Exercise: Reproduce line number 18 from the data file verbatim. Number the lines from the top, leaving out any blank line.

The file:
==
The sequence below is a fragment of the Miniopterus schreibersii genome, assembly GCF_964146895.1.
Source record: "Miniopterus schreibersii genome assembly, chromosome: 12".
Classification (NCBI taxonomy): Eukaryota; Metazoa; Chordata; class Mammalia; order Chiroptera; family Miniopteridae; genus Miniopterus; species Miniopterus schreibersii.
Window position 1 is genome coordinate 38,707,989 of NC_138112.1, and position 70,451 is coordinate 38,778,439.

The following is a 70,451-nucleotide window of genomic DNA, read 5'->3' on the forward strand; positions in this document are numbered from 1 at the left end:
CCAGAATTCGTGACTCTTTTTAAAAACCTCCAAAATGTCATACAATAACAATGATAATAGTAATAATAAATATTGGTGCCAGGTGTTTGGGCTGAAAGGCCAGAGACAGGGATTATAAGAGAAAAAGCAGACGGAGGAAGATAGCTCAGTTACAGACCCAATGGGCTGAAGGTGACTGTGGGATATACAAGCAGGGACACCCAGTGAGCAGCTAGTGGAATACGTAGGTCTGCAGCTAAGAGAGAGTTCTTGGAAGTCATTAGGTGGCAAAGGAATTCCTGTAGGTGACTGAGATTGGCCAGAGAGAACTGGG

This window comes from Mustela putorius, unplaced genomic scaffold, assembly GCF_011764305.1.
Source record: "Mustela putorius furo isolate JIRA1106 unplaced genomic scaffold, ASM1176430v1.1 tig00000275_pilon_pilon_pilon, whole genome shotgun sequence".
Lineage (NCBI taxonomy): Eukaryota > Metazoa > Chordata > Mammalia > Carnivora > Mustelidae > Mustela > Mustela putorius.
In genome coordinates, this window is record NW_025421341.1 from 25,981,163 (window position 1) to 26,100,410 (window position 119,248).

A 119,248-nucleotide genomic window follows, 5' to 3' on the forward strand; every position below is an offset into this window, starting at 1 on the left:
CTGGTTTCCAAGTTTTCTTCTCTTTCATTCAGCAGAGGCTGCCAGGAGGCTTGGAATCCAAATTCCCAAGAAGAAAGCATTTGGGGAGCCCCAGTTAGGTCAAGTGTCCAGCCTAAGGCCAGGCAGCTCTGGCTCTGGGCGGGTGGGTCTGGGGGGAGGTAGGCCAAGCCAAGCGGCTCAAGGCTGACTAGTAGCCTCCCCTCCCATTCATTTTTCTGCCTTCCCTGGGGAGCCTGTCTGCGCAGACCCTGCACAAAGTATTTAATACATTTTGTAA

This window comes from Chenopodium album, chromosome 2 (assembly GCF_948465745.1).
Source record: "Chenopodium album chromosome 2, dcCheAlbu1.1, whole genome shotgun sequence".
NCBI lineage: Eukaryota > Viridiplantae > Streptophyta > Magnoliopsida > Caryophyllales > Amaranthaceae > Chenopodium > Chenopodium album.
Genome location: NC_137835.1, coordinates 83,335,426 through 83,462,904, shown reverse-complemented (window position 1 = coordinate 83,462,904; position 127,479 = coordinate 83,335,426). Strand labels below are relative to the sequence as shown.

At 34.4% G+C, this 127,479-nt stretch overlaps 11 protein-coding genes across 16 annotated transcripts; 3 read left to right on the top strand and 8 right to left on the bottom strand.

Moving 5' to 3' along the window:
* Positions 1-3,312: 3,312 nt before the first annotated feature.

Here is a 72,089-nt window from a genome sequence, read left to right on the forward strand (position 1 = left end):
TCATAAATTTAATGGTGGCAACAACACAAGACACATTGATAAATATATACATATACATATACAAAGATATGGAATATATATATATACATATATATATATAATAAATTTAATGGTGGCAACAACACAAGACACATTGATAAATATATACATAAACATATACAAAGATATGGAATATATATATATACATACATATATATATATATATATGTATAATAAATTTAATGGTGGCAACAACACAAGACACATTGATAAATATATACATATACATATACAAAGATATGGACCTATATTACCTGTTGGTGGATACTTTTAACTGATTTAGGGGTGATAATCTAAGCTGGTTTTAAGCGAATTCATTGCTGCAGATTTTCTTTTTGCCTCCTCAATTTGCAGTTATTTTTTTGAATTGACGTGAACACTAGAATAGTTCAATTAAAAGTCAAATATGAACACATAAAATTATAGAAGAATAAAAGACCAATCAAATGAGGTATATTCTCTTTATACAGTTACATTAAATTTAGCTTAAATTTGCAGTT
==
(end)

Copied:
Moving 5' to 3' along the window: